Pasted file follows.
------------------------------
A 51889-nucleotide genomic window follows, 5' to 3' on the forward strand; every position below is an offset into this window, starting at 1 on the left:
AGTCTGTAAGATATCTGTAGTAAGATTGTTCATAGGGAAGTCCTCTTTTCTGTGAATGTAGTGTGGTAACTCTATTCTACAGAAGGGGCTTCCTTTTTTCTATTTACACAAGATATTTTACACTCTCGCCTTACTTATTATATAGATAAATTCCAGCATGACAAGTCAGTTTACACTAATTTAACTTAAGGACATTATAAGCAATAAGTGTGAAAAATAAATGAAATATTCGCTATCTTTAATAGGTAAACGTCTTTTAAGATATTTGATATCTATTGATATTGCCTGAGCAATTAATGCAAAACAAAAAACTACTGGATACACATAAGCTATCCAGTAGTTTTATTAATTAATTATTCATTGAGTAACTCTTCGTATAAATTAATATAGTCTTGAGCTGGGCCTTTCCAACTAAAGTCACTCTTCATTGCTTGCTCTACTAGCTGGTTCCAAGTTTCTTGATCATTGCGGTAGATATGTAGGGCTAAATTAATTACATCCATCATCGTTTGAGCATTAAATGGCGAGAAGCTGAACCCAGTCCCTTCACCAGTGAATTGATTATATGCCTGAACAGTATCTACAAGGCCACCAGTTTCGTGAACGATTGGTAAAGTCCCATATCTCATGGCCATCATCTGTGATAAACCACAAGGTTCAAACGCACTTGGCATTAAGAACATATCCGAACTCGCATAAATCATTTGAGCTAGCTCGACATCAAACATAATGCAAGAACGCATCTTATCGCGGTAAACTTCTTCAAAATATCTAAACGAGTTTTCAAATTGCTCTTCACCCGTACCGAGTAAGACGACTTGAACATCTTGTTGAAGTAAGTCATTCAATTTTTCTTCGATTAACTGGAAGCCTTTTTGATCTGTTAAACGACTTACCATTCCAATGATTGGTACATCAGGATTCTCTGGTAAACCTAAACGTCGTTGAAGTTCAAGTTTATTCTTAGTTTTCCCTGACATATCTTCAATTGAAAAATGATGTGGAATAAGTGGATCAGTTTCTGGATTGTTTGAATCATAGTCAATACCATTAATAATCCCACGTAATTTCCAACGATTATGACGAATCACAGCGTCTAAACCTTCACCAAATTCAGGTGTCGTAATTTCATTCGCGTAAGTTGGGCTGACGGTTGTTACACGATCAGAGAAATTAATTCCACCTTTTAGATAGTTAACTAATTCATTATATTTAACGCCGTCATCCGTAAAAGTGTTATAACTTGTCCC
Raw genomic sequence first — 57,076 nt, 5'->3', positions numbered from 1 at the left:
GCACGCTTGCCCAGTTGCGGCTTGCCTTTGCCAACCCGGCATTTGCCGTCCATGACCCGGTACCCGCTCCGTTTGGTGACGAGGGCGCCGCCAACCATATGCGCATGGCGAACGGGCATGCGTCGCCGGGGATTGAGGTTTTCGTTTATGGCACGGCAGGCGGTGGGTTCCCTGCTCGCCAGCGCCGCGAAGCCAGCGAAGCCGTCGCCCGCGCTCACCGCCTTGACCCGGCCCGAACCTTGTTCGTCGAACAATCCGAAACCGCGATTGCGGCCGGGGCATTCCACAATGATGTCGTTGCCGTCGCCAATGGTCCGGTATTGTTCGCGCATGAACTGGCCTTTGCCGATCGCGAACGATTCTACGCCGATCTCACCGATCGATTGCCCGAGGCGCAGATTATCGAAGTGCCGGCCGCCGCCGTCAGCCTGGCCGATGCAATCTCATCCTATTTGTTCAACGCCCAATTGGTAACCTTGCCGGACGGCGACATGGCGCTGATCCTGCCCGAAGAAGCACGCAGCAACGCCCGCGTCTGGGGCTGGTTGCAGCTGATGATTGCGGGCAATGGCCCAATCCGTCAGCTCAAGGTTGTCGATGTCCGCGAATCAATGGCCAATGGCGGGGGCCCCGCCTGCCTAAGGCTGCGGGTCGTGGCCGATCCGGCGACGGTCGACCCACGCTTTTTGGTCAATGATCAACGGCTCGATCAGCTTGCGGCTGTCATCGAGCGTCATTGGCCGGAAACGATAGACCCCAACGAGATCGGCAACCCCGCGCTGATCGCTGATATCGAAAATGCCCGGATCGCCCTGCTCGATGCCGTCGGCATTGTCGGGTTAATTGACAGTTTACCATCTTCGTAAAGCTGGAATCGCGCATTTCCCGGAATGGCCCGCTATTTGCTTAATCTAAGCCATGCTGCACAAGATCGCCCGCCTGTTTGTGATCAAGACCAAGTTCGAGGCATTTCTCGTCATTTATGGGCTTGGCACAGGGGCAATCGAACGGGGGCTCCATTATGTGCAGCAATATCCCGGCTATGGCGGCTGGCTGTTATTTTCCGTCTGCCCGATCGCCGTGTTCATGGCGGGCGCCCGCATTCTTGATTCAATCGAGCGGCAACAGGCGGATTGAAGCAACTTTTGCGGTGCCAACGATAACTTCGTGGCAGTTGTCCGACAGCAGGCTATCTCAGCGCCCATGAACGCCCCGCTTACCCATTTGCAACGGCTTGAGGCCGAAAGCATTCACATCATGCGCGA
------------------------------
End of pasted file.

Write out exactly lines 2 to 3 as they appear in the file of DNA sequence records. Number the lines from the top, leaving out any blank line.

AGTCTGTAAGATATCTGTAGTAAGATTGTTCATAGGGAAGTCCTCTTTTCTGTGAATGTAGTGTGGTAACTCTATTCTACAGAAGGGGCTTCCTTTTTTCTATTTACACAAGATATTTTACACTCTCGCCTTACTTATTATATAGATAAATTCCAGCATGACAAGTCAGTTTACACTAATTTAACTTAAGGACATTATAAGCAATAAGTGTGAAAAATAAATGAAATATTCGCTATCTTTAATAGGTAAACGTCTTTTAAGATATTTGATATCTATTGATATTGCCTGAGCAATTAATGCAAAACAAAAAACTACTGGATACACATAAGCTATCCAGTAGTTTTATTAATTAATTATTCATTGAGTAACTCTTCGTATAAATTAATATAGTCTTGAGCTGGGCCTTTCCAACTAAAGTCACTCTTCATTGCTTGCTCTACTAGCTGGTTCCAAGTTTCTTGATCATTGCGGTAGATATGTAGGGCTAAATTAATTACATCCATCATCGTTTGAGCATTAAATGGCGAGAAGCTGAACCCAGTCCCTTCACCAGTGAATTGATTATATGCCTGAACAGTATCTACAAGGCCACCAGTTTCGTGAACGATTGGTAAAGTCCCATATCTCATGGCCATCATCTGTGATAAACCACAAGGTTCAAACGCACTTGGCATTAAGAACATATCCGAACTCGCATAAATCATTTGAGCTAGCTCGACATCAAACATAATGCAAGAACGCATCTTATCGCGGTAAACTTCTTCAAAATATCTAAACGAGTTTTCAAATTGCTCTTCACCCGTACCGAGTAAGACGACTTGAACATCTTGTTGAAGTAAGTCATTCAATTTTTCTTCGATTAACTGGAAGCCTTTTTGATCTGTTAAACGACTTACCATTCCAATGATTGGTACATCAGGATTCTCTGGTAAACCTAAACGTCGTTGAAGTTCAAGTTTATTCTTAGTTTTCCCTGACATATCTTCAATTGAAAAATGATGTGGAATAAGTGGATCAGTTTCTGGATTGTTTGAATCATAGTCAATACCATTAATAATCCCACGTAATTTCCAACGATTATGACGAATCACAGCGTCTAAACCTTCACCAAATTCAGGTGTCGTAATTTCATTCGCGTAAGTTGGGCTGACGGTTGTTACACGATCAGAGAAATTAATTCCACCTTTTAGATAGTTAACTAATTCATTATATTTAACGCCGTCATCCGTAAAAGTGTTATAACTTGTCCC
Raw genomic sequence first — 57,076 nt, 5'->3', positions numbered from 1 at the left: